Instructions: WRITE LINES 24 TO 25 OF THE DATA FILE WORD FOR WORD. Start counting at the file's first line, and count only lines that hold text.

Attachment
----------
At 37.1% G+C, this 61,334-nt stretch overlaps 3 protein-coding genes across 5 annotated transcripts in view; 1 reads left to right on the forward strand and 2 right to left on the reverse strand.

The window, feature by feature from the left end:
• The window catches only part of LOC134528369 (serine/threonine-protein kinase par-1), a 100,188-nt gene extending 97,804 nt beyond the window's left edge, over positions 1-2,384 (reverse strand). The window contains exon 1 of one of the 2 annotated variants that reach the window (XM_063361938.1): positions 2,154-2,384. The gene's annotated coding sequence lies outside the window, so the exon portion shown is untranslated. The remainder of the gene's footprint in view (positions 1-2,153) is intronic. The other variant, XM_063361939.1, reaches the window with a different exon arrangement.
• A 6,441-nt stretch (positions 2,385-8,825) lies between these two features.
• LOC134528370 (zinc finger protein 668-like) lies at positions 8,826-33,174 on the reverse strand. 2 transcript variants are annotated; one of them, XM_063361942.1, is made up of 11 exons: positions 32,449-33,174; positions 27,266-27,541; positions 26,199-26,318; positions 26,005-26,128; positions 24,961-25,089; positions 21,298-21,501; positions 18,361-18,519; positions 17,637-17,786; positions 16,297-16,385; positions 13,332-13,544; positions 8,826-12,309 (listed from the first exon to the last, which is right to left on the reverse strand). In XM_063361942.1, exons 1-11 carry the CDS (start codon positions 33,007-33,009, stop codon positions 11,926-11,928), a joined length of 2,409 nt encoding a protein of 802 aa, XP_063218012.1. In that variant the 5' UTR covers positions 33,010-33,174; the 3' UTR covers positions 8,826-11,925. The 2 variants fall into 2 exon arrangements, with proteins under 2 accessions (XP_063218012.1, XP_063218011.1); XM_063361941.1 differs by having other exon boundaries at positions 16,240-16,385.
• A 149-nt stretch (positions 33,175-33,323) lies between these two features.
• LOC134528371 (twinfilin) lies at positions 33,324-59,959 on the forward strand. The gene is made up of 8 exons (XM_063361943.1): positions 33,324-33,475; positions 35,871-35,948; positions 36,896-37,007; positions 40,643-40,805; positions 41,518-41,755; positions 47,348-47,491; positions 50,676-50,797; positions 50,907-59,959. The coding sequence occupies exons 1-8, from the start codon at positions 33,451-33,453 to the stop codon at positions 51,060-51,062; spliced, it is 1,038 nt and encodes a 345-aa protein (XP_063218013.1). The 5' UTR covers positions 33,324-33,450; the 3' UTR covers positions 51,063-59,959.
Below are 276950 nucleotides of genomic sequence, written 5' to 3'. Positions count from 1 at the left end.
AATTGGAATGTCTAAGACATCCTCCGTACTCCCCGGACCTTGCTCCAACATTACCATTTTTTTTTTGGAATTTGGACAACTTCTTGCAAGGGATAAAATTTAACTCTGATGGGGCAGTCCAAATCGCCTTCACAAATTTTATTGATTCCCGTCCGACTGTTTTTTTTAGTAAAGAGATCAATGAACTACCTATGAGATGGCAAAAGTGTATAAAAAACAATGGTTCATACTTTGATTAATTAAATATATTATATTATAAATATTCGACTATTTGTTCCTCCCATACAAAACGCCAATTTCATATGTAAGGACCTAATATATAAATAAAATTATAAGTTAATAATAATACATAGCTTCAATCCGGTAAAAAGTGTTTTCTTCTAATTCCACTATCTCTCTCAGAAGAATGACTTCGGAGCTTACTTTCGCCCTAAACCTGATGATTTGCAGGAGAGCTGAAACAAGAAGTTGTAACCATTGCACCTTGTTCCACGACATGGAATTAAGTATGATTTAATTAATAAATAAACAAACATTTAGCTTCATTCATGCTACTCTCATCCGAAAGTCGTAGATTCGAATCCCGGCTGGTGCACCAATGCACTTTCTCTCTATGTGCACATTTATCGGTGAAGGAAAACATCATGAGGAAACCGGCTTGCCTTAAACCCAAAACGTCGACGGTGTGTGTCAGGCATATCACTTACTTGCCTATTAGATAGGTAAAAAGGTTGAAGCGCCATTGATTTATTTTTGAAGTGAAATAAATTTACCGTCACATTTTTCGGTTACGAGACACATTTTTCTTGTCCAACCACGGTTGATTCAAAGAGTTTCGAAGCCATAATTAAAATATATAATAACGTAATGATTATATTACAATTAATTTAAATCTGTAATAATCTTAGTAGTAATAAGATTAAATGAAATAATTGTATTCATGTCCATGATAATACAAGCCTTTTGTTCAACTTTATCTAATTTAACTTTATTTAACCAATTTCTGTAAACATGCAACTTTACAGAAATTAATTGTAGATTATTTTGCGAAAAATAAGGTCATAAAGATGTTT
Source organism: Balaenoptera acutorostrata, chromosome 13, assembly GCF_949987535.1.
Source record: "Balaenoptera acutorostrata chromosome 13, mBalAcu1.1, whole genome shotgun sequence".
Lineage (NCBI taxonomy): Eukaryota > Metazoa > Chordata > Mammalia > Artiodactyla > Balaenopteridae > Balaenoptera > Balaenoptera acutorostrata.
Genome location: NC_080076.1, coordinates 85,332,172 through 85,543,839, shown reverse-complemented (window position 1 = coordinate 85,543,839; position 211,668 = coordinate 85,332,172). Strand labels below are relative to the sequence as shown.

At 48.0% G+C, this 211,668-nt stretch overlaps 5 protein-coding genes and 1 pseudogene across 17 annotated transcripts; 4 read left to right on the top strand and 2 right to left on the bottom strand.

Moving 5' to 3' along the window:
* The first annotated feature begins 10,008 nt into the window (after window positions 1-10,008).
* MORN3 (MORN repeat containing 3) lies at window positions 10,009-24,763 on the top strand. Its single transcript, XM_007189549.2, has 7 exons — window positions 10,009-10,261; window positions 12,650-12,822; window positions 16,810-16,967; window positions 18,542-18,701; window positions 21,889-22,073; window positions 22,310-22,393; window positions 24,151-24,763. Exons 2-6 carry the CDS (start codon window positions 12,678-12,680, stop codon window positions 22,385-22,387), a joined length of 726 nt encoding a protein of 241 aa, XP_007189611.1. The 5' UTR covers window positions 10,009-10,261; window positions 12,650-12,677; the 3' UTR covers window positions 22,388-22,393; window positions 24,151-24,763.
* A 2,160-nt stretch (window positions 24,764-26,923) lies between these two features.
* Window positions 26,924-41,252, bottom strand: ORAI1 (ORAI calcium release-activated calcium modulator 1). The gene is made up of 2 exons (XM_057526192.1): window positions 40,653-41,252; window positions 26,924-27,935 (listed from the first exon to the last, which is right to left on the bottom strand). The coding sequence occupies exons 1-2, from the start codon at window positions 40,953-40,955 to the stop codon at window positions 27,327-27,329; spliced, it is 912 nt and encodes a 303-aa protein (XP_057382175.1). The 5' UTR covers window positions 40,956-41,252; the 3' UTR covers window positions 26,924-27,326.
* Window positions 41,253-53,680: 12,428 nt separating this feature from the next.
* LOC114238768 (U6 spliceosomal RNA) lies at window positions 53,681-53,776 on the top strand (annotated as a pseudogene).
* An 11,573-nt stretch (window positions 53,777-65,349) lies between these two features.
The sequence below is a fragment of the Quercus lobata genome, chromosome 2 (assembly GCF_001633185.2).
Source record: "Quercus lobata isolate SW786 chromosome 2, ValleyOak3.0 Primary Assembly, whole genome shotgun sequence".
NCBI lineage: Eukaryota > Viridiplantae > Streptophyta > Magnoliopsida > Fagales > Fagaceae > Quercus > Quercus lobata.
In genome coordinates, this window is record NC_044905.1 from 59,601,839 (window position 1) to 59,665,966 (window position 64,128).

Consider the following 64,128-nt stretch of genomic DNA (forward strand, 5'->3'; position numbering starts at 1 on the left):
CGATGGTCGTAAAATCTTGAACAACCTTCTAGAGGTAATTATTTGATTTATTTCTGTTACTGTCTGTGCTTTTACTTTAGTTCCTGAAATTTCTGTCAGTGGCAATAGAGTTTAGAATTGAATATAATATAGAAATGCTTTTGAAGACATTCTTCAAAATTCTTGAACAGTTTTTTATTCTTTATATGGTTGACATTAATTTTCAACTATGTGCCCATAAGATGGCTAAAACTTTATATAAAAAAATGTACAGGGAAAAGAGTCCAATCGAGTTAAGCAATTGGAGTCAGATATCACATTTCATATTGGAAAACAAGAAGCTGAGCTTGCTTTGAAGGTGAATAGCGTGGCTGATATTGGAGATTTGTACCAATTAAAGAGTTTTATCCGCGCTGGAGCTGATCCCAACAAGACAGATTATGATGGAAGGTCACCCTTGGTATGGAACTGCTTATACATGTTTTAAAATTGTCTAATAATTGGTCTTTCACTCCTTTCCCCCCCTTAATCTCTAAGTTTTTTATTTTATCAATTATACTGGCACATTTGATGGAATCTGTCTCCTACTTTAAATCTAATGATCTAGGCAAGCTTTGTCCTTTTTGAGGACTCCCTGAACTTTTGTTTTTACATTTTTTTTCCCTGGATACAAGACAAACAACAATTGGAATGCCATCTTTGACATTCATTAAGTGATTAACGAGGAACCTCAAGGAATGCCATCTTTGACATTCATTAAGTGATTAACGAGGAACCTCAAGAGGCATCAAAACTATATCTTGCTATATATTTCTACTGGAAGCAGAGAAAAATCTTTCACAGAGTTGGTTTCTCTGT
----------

Source record: "Quercus lobata isolate SW786 chromosome 2, ValleyOak3.0 Primary Assembly, whole genome shotgun sequence".
NCBI lineage: Eukaryota > Viridiplantae > Streptophyta > Magnoliopsida > Fagales > Fagaceae > Quercus > Quercus lobata.